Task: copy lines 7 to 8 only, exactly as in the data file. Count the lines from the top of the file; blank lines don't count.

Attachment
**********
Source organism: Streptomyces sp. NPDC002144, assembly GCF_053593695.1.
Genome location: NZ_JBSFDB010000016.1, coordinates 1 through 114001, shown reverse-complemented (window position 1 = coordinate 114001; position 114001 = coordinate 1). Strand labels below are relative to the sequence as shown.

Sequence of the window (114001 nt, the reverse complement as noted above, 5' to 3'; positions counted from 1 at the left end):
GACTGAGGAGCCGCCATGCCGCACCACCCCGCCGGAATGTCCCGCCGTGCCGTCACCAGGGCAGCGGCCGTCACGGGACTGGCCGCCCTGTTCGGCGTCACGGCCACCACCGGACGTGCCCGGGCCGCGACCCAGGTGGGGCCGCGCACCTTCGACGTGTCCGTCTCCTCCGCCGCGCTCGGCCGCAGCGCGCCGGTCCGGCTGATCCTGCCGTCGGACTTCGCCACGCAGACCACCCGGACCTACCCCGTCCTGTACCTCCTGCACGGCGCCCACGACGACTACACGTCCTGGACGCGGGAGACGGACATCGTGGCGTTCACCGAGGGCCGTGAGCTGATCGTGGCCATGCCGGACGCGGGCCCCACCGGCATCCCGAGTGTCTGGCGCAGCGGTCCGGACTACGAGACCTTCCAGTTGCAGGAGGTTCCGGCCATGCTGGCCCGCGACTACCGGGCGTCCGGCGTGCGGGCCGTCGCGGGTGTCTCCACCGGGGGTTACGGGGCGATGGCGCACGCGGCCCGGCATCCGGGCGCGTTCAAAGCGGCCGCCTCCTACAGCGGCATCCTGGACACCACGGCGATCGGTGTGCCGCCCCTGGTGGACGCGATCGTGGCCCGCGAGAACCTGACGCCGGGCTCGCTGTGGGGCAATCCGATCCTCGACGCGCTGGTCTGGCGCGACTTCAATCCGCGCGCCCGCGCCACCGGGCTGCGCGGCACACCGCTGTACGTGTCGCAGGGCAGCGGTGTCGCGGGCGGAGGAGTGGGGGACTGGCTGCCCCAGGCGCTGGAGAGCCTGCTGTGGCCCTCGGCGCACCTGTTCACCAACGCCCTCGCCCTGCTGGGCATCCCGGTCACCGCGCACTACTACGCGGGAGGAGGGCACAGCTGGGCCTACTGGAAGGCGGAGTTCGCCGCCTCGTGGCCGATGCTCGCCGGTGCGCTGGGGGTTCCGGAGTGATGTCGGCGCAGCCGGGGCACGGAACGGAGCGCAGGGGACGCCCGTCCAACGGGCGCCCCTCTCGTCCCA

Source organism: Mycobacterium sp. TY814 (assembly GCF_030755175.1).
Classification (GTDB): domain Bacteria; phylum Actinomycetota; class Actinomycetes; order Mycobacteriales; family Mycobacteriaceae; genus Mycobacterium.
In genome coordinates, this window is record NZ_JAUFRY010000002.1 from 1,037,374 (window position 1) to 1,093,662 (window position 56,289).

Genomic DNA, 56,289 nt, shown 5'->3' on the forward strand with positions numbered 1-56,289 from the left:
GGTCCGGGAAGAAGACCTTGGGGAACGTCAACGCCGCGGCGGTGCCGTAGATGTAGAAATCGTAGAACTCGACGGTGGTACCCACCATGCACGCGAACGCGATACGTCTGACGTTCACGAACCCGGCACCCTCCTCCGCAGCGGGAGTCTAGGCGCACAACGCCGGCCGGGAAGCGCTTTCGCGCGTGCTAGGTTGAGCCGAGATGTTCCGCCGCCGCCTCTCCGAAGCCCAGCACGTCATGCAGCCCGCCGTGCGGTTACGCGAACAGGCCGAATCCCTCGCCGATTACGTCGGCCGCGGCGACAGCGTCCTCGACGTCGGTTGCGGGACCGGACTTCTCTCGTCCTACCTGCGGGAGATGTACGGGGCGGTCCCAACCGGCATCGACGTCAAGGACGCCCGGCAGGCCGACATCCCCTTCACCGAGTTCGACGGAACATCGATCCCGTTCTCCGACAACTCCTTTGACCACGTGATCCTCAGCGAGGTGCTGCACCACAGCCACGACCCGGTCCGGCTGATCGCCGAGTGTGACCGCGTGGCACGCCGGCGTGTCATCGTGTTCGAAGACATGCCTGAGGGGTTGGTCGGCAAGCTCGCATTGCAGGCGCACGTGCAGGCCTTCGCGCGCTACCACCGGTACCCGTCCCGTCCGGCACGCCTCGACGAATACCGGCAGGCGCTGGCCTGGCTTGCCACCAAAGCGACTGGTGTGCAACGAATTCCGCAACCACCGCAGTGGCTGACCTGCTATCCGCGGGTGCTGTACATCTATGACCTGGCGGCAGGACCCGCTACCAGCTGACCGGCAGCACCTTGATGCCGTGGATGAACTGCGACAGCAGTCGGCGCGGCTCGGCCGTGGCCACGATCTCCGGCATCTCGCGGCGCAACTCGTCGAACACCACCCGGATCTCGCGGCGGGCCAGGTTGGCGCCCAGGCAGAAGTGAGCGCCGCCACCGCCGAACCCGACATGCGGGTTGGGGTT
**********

In genome coordinates, this window is record NZ_JAUFRY010000002.1 from 1,037,374 (window position 1) to 1,093,662 (window position 56,289).

Genomic DNA, 56,289 nt, shown 5'->3' on the forward strand with positions numbered 1-56,289 from the left: